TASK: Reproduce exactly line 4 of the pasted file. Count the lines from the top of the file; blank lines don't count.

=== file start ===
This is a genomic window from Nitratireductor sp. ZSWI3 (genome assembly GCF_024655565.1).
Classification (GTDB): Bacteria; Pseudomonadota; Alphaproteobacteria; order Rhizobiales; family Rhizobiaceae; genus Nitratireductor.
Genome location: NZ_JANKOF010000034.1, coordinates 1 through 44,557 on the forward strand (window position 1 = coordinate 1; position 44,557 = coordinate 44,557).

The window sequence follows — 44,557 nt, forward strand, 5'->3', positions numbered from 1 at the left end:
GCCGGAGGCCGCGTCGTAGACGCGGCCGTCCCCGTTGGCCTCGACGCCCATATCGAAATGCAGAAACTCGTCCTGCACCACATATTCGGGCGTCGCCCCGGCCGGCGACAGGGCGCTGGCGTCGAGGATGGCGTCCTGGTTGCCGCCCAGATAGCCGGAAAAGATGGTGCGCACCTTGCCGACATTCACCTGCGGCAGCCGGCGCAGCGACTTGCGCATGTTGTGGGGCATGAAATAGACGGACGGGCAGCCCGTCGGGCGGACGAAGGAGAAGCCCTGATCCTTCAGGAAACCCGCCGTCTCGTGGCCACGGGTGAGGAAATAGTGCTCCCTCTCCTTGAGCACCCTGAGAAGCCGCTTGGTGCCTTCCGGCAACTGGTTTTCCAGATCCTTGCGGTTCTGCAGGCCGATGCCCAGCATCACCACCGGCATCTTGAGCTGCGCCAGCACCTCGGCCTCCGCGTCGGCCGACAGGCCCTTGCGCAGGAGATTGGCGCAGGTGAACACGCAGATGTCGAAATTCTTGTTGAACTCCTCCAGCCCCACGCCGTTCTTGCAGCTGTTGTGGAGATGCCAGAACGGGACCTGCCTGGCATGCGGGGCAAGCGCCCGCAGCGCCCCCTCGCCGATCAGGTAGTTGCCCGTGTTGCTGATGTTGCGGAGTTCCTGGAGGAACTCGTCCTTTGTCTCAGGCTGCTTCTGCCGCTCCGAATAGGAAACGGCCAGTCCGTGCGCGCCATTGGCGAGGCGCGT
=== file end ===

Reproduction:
The window sequence follows — 44,557 nt, forward strand, 5'->3', positions numbered from 1 at the left end: